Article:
Neurodegeneration and Aging: Could MicroRNA Be the Link?

Aging is one of the biggest risk factors for neurodegenerative disease, but the biological link between the two processes is unclear. Enter miR-34—a tiny piece of RNA of 21 to 24 nucleotides long. A microRNA, miR-34 binds to certain messenger RNAs (mRNA) and prevents their translation into protein. Knocking out the gene for miR-34 in fruit flies resulted in both a shortened lifespan and accelerated brain degeneration, reported Nancy Bonini and colleagues at the University of Pennsylvania, Philadelphia, in a paper published in the February 16 Nature. On the other hand, boosting miR-34 expression protected against neurodegeneration in a fly model of polyglutamine expansion disease and lengthened lifespan in wild-type flies. “This gives a discrete link between the process of aging and the process of neurodegenerative disease,” said Peter Nelson, University of Kentucky, Lexington, who was not involved in the study.

To study miRNAs, first author Nan Liu and colleagues mutated the loquacious gene, rendering flies unable to properly process the small oligonucleotides. These animals died earlier than wild-type, and had striking brain deterioration, leading the authors to surmise that perhaps one or more miRNAs were responsible. The team pored over the miRNAs expressed in the aging fly brain and noticed that while most either showed steady expression or decreased with age, miR-34 expression increased as flies got older.

Next, Liu and colleagues generated miR-34 knockouts. Compared to controls, these flies had dramatically accelerated brain deterioration marked by large brain vacuoles, and died early. At just 20 days of age, the flies had trouble climbing and were much more sensitive to stress than were age-matched controls. The researchers partially rescued these deficits by restoring limited miR-34 expression; bumping up miR-34 expression in wild-type flies also increased survival by about 10 percent. The 20-day-old knockout flies expressed a range of genes typically activated in older animals.

“This is the first case, outside of worms, where somebody has knocked out a microRNA and shown that the animal has a lifespan defect,” said Frank Slack, Yale University, New Haven, Connecticut, who did not participate in the research. Slack’s lab previously reported that miR-34 ramps up with age in C. elegans, and that knocking it out shortens lifespan (see de Lencastre et al., 2010), while upregulation of lin-4, another C. elegans miRNA, extends the worm’s lifespan (see Boehm and Slack, 2005).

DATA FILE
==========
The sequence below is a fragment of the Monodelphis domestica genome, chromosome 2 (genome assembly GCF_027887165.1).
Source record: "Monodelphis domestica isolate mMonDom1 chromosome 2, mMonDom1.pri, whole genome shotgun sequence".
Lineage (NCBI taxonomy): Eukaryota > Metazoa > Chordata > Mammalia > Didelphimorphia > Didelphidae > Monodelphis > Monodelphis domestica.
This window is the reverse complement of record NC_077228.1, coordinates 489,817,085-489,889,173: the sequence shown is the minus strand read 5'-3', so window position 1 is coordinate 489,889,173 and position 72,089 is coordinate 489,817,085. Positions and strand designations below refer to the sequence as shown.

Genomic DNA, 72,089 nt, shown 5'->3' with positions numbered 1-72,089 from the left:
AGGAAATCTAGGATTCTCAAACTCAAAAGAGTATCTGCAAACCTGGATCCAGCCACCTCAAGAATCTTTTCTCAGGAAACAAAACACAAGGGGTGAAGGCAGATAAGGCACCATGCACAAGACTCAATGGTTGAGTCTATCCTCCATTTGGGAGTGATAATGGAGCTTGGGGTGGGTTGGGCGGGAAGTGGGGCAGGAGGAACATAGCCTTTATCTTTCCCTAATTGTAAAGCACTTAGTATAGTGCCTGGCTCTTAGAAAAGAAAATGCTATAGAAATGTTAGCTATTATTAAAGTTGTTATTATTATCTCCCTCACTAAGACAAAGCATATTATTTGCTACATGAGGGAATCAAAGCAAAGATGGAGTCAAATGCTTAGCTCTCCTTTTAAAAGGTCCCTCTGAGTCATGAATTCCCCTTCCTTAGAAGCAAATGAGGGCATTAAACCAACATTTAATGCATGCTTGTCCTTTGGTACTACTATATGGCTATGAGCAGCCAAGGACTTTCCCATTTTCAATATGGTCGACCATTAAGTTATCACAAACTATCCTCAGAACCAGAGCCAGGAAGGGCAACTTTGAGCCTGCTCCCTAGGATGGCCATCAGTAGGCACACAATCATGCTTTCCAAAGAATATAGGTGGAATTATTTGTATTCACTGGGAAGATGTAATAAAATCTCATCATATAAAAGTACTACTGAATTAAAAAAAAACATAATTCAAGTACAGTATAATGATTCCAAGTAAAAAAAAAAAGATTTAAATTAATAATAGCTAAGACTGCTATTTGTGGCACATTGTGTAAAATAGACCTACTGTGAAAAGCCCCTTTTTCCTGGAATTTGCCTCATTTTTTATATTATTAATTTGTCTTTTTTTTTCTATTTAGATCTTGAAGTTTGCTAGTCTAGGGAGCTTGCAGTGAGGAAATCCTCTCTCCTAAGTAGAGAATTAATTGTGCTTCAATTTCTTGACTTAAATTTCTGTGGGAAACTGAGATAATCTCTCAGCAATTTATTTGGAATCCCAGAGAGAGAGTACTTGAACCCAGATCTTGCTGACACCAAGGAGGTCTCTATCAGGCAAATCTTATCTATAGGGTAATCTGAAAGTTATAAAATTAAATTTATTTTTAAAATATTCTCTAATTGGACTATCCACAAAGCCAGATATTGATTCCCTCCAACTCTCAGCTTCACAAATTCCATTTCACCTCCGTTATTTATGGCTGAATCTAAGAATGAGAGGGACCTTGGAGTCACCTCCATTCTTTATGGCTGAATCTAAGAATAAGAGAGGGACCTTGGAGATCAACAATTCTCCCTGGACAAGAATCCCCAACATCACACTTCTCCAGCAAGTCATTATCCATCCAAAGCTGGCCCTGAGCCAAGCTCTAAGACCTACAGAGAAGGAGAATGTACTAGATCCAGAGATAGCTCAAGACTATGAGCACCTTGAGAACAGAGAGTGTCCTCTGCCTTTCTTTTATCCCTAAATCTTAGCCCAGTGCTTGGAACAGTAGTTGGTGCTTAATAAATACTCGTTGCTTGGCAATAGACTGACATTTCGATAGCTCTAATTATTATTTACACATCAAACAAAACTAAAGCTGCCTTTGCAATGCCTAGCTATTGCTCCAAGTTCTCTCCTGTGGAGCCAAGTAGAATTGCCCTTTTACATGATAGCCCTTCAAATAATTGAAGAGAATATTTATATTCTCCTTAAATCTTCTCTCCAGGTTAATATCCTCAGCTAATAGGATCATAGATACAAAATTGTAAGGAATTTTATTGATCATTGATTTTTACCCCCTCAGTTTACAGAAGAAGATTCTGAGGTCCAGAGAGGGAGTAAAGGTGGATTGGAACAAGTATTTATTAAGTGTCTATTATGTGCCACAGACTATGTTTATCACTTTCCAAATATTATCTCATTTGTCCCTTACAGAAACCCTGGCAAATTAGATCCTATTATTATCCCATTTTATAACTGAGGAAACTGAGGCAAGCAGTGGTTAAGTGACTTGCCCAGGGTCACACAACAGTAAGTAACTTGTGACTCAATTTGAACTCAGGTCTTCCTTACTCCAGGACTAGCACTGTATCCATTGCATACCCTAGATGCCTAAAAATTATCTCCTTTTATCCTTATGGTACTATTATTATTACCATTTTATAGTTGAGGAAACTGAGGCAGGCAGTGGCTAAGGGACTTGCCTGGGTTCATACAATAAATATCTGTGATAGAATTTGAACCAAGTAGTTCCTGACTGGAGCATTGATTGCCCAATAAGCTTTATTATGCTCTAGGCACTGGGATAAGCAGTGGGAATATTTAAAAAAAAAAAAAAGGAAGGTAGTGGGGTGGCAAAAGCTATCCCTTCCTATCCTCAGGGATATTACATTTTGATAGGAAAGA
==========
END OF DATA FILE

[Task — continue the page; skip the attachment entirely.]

However, for Liu and colleagues the question remained, What harmful mRNAs does miR-34 target to slow aging and neurodegeneration? Using computer algorithms, the researchers predicted that the mRNA for the gene Eip74EF, a component of steroid hormone signaling pathways, would bind miR-34. The gene encodes two protein forms, but Northern blot tests showed that only one isoform of E74A was present in adults, so the scientists focused on that. Despite strong E74A mRNA expression in the adult fly heads, miR-34 kept protein translation quiet. In flies without miR-34, however, E74A protein ran amok and flies aged faster. Adding miR-34 back to the genome rescued the premature demise. Flies engineered to express additional Eip74EF at high temperatures also showed neurodegeneration and a shorter lifespan when raised at 29 degrees Celsius. In contrast, fruit flies with a partial loss-of-function E74A mutation aged more normally in the absence of miR-34. The authors concluded that Eip74EF, which is critical during fruit fly development, has negative effects on the adult fly, and that miR-34 mitigates those. However, Eip74EF is just one of a potential pool of targets for miR-34, note the authors.

“Further understanding of mir-34 and its targets may provide key mechanistic insight into how age-related events are linked to integrity of the brain,” said Bonini. She said her team plans to look for more of miR-34’s targets and seek other microRNAs that are differentially expressed with age. There are three isoforms (a to c) of 21, 22, and 24 nucleotides in length, and it is not clear if they have independent or redundant effect.

In addition to accelerated aging and neurodegeneration, fruit flies lacking miR-34 also showed an increase in protein misfolding, as evident by inclusions that immunostained for stress chaperones. The team used transgenes to boost the amount of miR-34 in flies that expressed ataxin-3 with a polyglutamine (polyQ) expansion. This mutation is responsible for one form of spinocerebellar ataxia (see ARF related news story and ARF news story). These flies had fewer inclusions, more soluble polyQ, and less neural degeneration, although the E74A gene seemed uninvolved in this process.

MiR-34 is conserved across species. Roundworms, fruit flies, mice, and humans all have it. In fact, it is one of only 14 microRNAs known to be so highly conserved, said Martin Bushell, University of Leicester, U.K. Does miR-34 influence human aging and neurodegeneration? It abounds in the hippocampi of mouse models of Alzheimer’s disease (AD) and people with AD, and inhibiting one of its isoforms—miR-34c—rescues memory deficits in APPPS1-21 and aged wild-type mice (see ARF related news story on Zovoilis et al., 2011). MiR-34 appears to be pleiotropic; for example, it prevents cell division. For that reason, tissue-specific delivery will be key if it is ever to be used therapeutically, noted Bushell. “That’s the major hurdle to overcome,” he said. “You might get off-target effects in tissue where upregulation of miR-34 is bad.” A number of labs and pharmaceutical companies are working on this problem now, he added.

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